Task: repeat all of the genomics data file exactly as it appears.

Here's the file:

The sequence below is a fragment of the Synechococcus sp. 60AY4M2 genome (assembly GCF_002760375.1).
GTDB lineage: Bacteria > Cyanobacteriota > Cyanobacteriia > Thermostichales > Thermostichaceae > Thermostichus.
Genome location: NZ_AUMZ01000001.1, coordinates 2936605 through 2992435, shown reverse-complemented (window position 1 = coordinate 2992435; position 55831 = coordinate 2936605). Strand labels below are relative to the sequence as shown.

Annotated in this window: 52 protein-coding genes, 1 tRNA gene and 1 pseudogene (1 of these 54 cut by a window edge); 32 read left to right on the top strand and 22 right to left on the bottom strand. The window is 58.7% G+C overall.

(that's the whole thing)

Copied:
The sequence below is a fragment of the Synechococcus sp. 60AY4M2 genome (assembly GCF_002760375.1).
GTDB lineage: Bacteria > Cyanobacteriota > Cyanobacteriia > Thermostichales > Thermostichaceae > Thermostichus.
Genome location: NZ_AUMZ01000001.1, coordinates 2936605 through 2992435, shown reverse-complemented (window position 1 = coordinate 2992435; position 55831 = coordinate 2936605). Strand labels below are relative to the sequence as shown.

Annotated in this window: 52 protein-coding genes, 1 tRNA gene and 1 pseudogene (1 of these 54 cut by a window edge); 32 read left to right on the top strand and 22 right to left on the bottom strand. The window is 58.7% G+C overall.